Home run in the 10th beats An­gels

AL East team ral­lies from a 4-0 deficit and pre­vails with a lead­off homer in the 10th.

Los Angeles Times - - SPORTS - By Bill Shaikin bill.shaikin@la­times.com Twit­ter: @Bil­lShaikin

Kevin Kier­maier’s lead­off blast off Hus­ton Street gives Tampa Bay the vic­tory.

The Amer­i­can League East this sea­son is widely re­garded as medi­ocre at best, aw­ful at worst. So there is one statis­tic that must be par­tic­u­larly trou­bling to the An­gels, as they try to climb the stand­ings in the AL West.

There is one team in the AL West with a los­ing record against the AL East. That team would be the An­gels.

With their 6-5, 10-in­ning loss to the Tampa Bay Rays on Wed­nes­day, the An­gels fell to 6-7 against the AL East. The Hous­ton As­tros, lead­ers of the AL West, are 8-2 against the AL East.

It’s a hand­ful of games so far, not a trend. But the An­gels leave Thurs­day for a sixgame trip against AL East op­po­nents — a three-game week­end se­ries at Yan­kee Sta­dium, fol­lowed by three more at Tampa Bay.

The An­gels came close on Wed­nes­day. They got one run in the bot­tom of the ninth to tie the score, on a sac­ri­fice f ly by Erick Ay­bar. But they stranded the po­ten­tial win­ning run on sec­ond base when, af­ter an in­ten­tional walk to Mike Trout, Al­bert Pu­jols grounded out.

Trout has nine in­ten­tional walks this sea­son, one shy of Detroit’s Miguel Cabr­era for the AL lead.

As the game went into ex­tra in­nings, the An­gels called on closer Hus­ton Street.

He gave up a home run to the first bat­ter he faced, Kevin Kier­maier, which was enough to se­cure the Rays’ vic­tory.

Four hours be­fore game time, the pic­ture was more up­beat for the An­gels. Their starter, Hec­tor San­ti­ago, who might be the friendli­est guy on the An­gels, en­gaged in friendly ban­ter as he ar­rived for work to find seven huge card­board boxes stacked next to his locker.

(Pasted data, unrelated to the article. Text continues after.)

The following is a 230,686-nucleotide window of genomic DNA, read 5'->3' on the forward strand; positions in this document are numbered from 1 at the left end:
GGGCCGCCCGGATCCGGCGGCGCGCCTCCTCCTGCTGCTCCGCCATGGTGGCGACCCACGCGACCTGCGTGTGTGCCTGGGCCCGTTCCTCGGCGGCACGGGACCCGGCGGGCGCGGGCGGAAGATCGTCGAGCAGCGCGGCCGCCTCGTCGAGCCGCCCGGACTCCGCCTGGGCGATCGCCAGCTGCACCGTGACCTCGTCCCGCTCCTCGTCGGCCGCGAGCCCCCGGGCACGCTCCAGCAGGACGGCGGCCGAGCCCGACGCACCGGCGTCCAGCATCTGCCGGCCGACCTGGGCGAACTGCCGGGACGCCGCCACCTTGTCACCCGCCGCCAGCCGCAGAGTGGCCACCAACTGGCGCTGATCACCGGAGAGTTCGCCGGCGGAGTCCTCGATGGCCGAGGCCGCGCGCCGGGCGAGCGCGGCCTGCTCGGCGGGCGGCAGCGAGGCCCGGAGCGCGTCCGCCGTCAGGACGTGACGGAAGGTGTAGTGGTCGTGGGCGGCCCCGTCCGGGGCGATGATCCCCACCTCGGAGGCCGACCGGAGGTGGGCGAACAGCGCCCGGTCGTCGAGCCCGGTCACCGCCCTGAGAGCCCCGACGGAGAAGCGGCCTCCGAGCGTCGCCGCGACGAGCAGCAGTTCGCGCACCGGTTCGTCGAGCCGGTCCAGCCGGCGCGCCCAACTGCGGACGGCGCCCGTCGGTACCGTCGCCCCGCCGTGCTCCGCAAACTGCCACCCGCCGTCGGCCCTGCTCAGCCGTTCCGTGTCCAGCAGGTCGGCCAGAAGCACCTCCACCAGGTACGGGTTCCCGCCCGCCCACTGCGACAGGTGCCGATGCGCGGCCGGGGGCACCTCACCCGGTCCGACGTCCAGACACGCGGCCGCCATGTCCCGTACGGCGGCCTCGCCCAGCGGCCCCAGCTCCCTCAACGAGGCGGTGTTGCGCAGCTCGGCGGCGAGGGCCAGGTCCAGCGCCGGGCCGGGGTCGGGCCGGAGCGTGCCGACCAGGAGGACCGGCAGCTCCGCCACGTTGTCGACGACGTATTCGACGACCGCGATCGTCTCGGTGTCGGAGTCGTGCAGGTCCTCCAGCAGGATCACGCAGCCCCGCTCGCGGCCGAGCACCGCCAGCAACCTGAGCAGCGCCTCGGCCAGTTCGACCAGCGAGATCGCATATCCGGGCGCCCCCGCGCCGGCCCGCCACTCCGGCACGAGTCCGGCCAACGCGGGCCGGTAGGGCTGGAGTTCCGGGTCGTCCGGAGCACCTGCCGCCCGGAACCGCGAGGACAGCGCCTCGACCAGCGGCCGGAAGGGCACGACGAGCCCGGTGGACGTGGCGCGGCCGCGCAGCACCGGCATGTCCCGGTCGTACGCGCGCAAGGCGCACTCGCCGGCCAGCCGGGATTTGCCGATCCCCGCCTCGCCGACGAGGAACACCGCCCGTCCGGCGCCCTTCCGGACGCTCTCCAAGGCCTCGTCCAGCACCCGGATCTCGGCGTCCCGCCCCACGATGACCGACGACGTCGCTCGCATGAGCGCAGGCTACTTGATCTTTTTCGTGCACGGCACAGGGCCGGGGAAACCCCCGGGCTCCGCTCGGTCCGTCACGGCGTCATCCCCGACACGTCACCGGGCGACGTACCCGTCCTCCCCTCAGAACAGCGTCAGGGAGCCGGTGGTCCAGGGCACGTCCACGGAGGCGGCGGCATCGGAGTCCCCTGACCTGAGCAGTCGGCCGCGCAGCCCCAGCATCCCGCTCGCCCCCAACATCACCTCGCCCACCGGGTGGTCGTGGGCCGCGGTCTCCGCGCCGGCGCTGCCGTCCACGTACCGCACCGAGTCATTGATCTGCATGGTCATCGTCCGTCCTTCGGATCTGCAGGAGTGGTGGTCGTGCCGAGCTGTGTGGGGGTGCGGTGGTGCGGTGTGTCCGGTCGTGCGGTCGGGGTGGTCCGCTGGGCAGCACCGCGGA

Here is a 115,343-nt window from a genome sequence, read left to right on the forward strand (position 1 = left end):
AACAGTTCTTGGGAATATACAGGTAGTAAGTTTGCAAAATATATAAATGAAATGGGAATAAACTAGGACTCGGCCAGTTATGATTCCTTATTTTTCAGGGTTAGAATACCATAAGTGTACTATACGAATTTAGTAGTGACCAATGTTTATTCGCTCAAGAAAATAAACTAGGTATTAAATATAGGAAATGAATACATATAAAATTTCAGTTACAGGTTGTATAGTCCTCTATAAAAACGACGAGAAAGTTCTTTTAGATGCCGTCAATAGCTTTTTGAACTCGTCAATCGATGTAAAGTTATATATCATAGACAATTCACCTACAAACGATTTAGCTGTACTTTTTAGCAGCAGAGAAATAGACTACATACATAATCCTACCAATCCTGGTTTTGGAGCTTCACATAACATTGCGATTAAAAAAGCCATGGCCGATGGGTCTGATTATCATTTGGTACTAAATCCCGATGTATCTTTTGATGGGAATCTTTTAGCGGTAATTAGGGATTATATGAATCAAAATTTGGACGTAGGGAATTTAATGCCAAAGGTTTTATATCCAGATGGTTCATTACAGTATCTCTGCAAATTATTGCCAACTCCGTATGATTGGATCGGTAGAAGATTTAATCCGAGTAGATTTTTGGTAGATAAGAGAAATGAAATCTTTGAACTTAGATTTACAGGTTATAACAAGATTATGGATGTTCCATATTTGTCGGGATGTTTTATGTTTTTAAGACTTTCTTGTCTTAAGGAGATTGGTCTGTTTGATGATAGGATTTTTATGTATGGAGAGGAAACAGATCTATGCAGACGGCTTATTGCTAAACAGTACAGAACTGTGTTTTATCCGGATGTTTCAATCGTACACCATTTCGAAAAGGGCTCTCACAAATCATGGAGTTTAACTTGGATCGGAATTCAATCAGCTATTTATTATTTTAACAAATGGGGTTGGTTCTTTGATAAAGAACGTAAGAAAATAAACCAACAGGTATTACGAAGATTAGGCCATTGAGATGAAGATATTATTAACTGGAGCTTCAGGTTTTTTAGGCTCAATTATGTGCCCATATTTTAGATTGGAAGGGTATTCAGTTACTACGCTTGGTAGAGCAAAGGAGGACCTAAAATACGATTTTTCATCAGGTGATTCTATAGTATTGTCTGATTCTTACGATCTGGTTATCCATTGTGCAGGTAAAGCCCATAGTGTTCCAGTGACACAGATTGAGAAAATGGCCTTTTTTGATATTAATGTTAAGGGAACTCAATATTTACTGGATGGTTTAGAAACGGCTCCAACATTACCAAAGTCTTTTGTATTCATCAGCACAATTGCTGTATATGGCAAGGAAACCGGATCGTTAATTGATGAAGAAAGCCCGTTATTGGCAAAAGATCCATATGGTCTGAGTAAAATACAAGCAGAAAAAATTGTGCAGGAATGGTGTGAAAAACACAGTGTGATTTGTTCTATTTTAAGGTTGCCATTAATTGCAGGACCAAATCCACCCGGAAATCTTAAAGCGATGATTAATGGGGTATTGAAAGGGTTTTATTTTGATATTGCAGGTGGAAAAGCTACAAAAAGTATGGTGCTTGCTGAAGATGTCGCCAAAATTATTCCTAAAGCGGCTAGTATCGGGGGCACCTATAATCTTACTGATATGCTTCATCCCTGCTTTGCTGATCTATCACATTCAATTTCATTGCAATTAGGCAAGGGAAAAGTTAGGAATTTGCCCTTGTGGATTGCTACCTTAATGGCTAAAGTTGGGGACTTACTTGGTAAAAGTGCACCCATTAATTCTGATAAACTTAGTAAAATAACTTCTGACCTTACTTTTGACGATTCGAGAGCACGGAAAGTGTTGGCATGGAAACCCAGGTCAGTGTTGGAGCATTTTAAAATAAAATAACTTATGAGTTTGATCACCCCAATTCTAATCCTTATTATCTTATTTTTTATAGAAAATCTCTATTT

He ripped one open, to see what was in­side, and you wor­ried about a pitcher strain­ing his arm.

Then bullpen coach Steve Soliz walked past, and San­ti­ago picked up one of the boxes and threw it at Soliz. You wor­ried about a pitcher throw­ing out his arm.

The boxes con­tained Tshirts for “San­ti­ago’s Sol­diers,” a chil­dren’s char­ity he founded. The boxes even­tu­ally had to make way, so San­ti­ago picked them up, one by one, and stuffed them into the locker va­cated by the re­cently de­moted Vin­nie Pes­tano. You wor­ried about a pitcher throw­ing out his back.

But, for a while, San­ti­ago was fine, not only in the club­house but through the first five in­nings. He worked out of a bases-loaded jam in the first in­ning, picked off a run­ner in the sec­ond, and pitched per­fect in­nings from the third through the fifth.

By that time, the An­gels led 4-0, and San­ti­ago had low­ered his earned-run av­er­age to 2.01 — the same as the Rays’ Chris Archer, who daz­zled at An­gel Sta­dium on Tues­day with 15 strike­outs.

Then came, as the cliche would have it, the fate­ful sixth. Within five bat­ters, San­ti­ago gave up five runs. The shutout bid was gone. The lead was gone. He was gone.

Bran­don Guyer walked, Joey But­ler home­red, and the Rays had pulled within 4-2. Evan Lon­go­ria sin­gled, Logan Forsythe walked — on four pitches — and Steven Souza home­red. The Rays led, 5-4, and San­ti­ago’s ERA had risen to 2.69. The An­gels spared him the loss but couldn’t do more than that.

Rick Loomis Los An­ge­les Times


of the An­gels gets a fa­cial at sec­ond base as the Rays’ As­drubal Cabr­era ap­plies the tag.

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